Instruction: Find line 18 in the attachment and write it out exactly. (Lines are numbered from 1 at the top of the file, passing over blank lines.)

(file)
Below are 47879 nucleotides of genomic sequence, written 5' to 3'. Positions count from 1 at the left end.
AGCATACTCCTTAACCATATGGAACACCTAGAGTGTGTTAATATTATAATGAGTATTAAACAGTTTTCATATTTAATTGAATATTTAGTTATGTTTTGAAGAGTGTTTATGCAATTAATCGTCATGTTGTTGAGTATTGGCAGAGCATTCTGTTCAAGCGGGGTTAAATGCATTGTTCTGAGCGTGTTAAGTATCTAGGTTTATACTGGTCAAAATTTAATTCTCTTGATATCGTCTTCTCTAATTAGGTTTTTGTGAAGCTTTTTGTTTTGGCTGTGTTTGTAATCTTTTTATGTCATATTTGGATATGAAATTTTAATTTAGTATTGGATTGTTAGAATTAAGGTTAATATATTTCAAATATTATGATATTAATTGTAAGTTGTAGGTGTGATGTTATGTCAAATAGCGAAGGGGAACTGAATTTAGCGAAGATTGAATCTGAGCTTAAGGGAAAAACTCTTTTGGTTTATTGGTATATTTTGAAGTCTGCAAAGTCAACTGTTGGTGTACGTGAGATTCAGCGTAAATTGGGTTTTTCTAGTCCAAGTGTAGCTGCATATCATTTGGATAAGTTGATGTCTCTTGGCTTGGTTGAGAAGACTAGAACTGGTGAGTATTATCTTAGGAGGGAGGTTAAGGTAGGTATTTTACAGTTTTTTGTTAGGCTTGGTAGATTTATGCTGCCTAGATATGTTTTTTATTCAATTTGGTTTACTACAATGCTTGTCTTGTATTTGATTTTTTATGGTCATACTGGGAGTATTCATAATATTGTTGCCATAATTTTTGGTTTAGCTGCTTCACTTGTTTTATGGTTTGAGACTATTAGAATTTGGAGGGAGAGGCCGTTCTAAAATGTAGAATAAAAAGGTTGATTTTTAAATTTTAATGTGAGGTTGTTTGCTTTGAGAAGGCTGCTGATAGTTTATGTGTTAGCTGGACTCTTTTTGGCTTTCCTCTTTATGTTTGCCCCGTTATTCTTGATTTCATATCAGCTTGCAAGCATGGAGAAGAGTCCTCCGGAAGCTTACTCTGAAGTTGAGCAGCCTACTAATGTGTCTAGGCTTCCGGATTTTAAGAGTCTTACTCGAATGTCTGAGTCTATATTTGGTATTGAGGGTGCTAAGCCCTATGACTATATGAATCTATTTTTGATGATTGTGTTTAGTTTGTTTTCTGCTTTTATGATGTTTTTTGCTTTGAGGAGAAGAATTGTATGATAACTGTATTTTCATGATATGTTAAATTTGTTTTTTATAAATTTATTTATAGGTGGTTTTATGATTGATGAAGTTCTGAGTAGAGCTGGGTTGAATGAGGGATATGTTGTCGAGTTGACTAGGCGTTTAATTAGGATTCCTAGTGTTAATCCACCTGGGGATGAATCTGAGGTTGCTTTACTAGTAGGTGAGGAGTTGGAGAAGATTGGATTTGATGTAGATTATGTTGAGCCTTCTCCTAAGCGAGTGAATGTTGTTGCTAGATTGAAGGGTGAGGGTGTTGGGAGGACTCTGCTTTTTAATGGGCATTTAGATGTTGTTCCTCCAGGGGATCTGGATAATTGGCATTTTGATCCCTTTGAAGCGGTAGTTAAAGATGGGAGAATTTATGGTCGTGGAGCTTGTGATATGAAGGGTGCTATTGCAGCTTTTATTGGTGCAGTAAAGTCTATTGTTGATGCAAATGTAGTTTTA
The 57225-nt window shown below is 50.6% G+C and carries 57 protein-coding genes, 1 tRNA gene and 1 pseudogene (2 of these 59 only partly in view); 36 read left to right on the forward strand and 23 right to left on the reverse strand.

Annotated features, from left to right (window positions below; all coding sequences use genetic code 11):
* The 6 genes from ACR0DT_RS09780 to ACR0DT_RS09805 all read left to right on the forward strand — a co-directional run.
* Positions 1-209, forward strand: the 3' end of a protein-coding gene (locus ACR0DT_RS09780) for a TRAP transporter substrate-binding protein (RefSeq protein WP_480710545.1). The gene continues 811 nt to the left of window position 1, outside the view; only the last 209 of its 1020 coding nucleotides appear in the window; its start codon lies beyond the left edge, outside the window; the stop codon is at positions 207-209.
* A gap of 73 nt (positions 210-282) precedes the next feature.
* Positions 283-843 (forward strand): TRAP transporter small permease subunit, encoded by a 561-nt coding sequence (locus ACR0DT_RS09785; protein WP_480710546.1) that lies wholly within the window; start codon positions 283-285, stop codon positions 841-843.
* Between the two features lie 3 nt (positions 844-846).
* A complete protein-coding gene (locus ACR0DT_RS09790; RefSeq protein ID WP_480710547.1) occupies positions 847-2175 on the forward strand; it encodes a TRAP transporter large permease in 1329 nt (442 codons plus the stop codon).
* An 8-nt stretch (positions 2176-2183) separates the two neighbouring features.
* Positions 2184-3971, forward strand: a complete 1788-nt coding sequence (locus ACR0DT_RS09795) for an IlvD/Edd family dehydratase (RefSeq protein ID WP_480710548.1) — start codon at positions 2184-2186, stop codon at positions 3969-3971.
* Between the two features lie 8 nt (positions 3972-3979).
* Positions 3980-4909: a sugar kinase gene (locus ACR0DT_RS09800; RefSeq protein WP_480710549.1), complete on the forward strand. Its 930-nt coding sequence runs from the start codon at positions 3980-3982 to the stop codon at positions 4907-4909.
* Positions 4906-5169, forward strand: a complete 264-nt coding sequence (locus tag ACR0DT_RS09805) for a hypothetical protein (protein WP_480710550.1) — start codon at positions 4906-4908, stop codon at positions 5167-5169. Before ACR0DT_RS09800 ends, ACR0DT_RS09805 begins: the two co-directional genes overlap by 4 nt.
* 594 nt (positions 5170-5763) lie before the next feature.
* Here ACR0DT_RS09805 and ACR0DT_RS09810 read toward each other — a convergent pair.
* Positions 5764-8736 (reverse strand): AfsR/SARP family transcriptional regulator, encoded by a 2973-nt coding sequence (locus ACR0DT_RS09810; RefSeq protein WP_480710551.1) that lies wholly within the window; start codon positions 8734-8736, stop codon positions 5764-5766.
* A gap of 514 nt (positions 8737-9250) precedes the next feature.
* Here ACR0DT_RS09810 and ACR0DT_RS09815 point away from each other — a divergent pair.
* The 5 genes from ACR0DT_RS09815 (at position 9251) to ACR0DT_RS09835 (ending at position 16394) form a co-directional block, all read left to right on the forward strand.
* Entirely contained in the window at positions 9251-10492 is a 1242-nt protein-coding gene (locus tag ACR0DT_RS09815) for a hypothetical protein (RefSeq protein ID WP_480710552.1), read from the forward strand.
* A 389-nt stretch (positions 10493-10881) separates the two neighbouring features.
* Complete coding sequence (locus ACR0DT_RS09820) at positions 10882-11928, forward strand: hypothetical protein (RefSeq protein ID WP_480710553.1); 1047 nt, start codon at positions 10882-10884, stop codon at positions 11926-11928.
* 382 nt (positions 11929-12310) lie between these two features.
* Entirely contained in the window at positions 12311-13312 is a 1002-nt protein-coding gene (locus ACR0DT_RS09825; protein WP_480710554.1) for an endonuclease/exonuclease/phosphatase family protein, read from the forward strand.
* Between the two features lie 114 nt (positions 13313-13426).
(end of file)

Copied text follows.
* Positions 5764-8736 (reverse strand): AfsR/SARP family transcriptional regulator, encoded by a 2973-nt coding sequence (locus ACR0DT_RS09810; RefSeq protein WP_480710551.1) that lies wholly within the window; start codon positions 8734-8736, stop codon positions 5764-5766.